While it is possible to see how theories of motivation can relate to benefits, theorists such as Herzberg and Maslow assume everyone is motivated by the same things, which, in reality, is not the case. You only have to look at people who work for charities or in artistic professions who often receive low pay and few benefits, compared to City workers for whom pay is likely to be a strong motivator. In organisations with a mixture of employee types and job roles, flexible benefits plans can be a good way of accommodating individual factors that influence motivation.

Graham Povey, managing director at Capital Incentives and Motivation, explains: “In this day and age, the best practice is being as flexible as possible. That’s where the whole area of flexible benefits comes into it, because the more you can tailor an employee’s reward package to their circumstances and lifestyle, the more motivated and loyal they are likely to be.” But he adds other factors outside of the traditional benefits package are also important. “On top of that go the softer things around an employee’s life in the workplace [for example] how they get on with their colleagues, what their relationship is like with their manager, whether they have a good working environment,” he says.

William Holden, chairman at Sewells Training and Consultancy, claims that benefits and motivational theories don’t always go hand-in-hand. He believes there are four things employees need to stay motivated and traditional benefits, such as pensions and company cars, often come towards the bottom of the list. “When we [carry out employee] attitude surveys, we find there are four [factors] that come up constantly. Recognition, the value of a manager saying ‘thank you’, comes out consistently at number one. The thing that comes out second is respect. The third area is responsibility and at number four comes reward or remuneration.” So while motivation theories can give rise to some interesting observations, it seems there is no substitute for finding out what motivates particular types of employees, and using these findings to design management HR strategies and benefits packages accordingly.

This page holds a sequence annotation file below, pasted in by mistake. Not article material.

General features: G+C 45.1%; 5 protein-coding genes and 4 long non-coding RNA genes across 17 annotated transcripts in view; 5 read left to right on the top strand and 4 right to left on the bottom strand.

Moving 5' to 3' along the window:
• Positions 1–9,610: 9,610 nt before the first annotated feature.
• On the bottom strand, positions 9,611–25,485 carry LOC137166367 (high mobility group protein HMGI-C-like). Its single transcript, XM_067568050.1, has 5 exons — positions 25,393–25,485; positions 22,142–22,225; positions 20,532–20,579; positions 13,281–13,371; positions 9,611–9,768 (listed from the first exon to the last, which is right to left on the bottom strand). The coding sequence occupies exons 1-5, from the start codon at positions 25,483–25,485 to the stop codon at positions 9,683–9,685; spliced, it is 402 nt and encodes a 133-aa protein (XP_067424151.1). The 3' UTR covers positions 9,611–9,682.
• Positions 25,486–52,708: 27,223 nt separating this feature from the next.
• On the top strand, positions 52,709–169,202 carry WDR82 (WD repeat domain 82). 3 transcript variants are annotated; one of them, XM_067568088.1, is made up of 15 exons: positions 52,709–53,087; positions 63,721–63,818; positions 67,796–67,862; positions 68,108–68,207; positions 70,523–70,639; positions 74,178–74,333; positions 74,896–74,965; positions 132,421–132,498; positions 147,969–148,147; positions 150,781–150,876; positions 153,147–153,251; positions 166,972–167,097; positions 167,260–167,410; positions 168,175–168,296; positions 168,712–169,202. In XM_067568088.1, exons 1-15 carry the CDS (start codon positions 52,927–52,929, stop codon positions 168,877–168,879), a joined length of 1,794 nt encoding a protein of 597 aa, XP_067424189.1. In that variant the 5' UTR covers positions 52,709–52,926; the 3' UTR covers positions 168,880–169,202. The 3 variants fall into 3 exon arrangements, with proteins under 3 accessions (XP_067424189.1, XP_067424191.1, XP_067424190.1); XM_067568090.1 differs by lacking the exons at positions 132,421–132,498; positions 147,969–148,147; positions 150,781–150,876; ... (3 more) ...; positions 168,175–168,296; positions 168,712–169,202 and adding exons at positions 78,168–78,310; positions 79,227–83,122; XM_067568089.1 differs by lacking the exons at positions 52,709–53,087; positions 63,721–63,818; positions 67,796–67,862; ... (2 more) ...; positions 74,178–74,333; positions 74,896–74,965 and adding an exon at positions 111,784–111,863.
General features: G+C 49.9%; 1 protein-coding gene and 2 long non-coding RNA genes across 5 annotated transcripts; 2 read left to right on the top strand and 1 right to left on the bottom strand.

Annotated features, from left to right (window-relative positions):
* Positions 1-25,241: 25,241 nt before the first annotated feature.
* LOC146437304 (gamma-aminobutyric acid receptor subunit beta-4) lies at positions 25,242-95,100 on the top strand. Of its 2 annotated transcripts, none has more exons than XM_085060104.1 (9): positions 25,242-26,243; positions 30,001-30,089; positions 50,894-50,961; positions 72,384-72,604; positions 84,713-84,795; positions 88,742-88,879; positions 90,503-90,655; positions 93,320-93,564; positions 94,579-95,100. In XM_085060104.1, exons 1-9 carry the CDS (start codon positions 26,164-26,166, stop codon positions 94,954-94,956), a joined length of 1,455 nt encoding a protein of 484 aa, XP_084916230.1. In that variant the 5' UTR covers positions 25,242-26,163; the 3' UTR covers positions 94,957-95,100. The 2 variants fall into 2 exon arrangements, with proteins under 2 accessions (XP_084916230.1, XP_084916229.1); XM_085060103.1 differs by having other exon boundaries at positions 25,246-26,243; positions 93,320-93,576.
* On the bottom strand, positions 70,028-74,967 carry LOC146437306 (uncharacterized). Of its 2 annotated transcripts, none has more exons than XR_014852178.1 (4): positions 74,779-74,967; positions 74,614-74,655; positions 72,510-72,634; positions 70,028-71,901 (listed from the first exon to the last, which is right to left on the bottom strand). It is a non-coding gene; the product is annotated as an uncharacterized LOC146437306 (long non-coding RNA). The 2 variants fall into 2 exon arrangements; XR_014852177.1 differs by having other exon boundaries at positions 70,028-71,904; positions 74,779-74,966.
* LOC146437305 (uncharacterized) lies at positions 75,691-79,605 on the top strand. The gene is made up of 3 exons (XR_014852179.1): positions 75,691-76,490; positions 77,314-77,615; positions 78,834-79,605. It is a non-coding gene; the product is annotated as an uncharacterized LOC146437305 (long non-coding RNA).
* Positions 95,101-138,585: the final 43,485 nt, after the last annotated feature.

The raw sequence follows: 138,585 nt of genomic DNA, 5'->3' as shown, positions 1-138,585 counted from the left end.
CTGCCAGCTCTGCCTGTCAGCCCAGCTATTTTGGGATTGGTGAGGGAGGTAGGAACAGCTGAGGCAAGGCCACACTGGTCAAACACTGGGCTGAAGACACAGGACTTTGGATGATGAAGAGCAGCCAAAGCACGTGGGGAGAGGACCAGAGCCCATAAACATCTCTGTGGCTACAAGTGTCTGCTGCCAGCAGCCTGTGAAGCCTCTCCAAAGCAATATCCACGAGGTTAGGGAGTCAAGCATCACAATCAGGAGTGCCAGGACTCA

The XY Theory

Another motivation theory that may impact on human resources strategy is Douglas McGregor’s XY theory first proposed in his 1960’s work The human side of enterprise. It states that there are two approaches to managing people: in an authoritarian-style (theory x) and a participative-style (theory y). Theory x managers are demanding, unconcerned about staff welfare and morale, do not thank or praise employees and withhold rewards. Theory y managers, which McGregor rates as the best type, assume staff are ambitious, self-motivated, and anxious to accept more responsibility. According to Helen Murlis, a director at Hay Group, good managers can also help to boost employee motivation by learning what an individual’s reward levers are. “Something good managers do intuitively and most reasonable managers learn to do is understand the reward levers for individuals [and] how they like to be given praise and recognition. Some people want quite a bit of attention and some don’t want so much. A big turn off and demotivator is having a manager with the leadership style of Attila the Hun,” she explains.

Case study: B & Q

At B&Q, the focus is very much on using learning and development, and performance-related pay as motivational tools. Andrew Moat, reward solutions and service manager, is aware of the theories of motivation from his university days, but doesn’t design reward packages around them. “I am sure that what we do is described in some theory somewhere, but I am not aware of any particular label attached to it. “The single [most important] thing for us is managing people’s careers and what we can do to make sure that people have fulfiling careers at B&Q. [The learning and development] could be anything from day-to-day feedback to organised training and coaching,” he says. Employees are also assessed twice a year under a performance review system which grades people from one to four — one indicating underperformance and four representing top performance. Those who are graded at level one are not eligible for a pay increase or, if they are a manager, a bonus. Staff who receive a four get a bigger than average wage increase. Managers at this level are awarded bonuses. Despite this, Moat does not believe pay is always the best way to motivate staff. “People don’t generally leave or join because of pay, they leave or join because of the opportunities they have at work,” he explains.